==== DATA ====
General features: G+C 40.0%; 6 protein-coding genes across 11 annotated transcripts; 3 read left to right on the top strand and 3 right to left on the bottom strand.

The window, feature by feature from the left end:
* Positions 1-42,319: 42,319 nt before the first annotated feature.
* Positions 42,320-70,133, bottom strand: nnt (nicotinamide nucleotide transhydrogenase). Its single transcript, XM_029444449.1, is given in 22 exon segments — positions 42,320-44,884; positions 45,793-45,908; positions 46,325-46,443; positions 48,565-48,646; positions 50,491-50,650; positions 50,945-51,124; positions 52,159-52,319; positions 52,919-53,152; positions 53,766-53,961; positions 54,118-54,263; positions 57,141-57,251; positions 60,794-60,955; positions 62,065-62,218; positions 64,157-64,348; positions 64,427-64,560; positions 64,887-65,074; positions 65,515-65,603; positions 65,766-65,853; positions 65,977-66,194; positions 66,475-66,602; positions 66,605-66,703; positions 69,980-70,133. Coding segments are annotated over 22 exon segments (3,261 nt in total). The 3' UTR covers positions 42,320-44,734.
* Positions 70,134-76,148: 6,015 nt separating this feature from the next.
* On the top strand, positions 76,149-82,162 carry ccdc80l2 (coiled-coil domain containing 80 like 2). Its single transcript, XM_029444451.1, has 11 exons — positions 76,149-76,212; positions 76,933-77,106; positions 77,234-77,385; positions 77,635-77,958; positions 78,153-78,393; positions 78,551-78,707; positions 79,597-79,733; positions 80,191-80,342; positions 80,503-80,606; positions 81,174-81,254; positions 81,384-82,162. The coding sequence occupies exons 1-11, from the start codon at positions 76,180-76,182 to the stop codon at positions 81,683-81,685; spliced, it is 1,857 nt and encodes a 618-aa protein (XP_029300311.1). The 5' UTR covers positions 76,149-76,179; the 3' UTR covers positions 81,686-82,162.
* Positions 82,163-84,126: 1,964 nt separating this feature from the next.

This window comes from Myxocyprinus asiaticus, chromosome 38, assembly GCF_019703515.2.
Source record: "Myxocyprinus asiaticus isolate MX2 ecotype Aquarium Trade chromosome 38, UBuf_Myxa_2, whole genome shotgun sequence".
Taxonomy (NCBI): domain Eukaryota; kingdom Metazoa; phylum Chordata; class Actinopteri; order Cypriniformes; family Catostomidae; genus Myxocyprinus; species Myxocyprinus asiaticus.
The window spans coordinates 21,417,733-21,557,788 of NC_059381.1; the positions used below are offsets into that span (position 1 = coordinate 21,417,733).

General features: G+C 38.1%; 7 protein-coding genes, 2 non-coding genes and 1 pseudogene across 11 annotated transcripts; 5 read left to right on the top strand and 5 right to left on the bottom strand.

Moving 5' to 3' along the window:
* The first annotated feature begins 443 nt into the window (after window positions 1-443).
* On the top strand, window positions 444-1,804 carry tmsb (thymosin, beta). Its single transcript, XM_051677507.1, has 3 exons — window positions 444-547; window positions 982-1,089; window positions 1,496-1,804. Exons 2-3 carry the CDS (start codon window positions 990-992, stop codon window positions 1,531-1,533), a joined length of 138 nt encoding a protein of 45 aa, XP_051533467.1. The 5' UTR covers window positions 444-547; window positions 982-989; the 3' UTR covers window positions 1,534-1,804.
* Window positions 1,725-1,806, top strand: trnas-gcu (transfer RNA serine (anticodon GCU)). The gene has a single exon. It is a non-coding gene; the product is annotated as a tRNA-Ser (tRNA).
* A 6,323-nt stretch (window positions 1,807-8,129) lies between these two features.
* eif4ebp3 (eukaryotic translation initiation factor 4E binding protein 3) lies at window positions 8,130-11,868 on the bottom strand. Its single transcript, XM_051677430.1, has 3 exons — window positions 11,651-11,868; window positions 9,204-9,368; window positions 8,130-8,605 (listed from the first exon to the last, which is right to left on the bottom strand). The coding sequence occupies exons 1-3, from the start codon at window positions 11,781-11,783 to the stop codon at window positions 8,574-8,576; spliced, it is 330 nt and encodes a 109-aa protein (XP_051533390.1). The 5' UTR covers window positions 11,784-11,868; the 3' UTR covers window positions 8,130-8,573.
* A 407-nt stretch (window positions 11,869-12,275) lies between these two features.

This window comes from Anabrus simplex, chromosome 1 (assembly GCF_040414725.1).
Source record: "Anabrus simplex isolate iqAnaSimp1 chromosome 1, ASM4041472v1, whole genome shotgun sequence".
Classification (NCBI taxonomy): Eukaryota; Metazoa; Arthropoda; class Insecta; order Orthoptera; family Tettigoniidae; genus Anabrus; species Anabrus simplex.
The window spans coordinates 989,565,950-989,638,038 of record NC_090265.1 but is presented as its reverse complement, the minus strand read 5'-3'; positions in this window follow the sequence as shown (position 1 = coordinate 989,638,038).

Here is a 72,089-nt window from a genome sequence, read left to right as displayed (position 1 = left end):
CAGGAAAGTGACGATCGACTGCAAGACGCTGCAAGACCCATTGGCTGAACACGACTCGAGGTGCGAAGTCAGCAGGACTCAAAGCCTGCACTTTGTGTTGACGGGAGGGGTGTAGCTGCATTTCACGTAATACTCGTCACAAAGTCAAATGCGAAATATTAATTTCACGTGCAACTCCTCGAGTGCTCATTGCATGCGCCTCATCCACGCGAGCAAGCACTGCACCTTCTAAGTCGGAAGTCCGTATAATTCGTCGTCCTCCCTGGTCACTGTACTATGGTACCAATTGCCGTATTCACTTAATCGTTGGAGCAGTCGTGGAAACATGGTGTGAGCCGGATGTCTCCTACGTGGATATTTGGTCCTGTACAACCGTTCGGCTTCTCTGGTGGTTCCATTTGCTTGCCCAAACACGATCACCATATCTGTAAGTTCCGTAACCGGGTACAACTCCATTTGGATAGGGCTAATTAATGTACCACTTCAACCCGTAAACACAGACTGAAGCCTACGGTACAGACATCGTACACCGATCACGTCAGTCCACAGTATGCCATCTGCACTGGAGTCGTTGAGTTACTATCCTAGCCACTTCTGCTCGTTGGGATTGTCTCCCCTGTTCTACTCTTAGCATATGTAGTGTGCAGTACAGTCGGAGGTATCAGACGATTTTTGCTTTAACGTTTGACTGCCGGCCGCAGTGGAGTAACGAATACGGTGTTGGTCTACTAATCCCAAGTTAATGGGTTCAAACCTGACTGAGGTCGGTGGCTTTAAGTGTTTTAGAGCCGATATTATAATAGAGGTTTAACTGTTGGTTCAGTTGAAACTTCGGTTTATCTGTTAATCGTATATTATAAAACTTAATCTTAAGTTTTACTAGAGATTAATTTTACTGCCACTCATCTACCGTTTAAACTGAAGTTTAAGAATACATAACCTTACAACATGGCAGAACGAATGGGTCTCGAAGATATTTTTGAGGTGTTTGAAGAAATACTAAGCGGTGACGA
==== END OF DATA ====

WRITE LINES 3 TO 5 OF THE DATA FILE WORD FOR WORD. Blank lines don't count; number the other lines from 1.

* Positions 1-42,319: 42,319 nt before the first annotated feature.
* Positions 42,320-70,133, bottom strand: nnt (nicotinamide nucleotide transhydrogenase). Its single transcript, XM_029444449.1, is given in 22 exon segments — positions 42,320-44,884; positions 45,793-45,908; positions 46,325-46,443; positions 48,565-48,646; positions 50,491-50,650; positions 50,945-51,124; positions 52,159-52,319; positions 52,919-53,152; positions 53,766-53,961; positions 54,118-54,263; positions 57,141-57,251; positions 60,794-60,955; positions 62,065-62,218; positions 64,157-64,348; positions 64,427-64,560; positions 64,887-65,074; positions 65,515-65,603; positions 65,766-65,853; positions 65,977-66,194; positions 66,475-66,602; positions 66,605-66,703; positions 69,980-70,133. Coding segments are annotated over 22 exon segments (3,261 nt in total). The 3' UTR covers positions 42,320-44,734.
* Positions 70,134-76,148: 6,015 nt separating this feature from the next.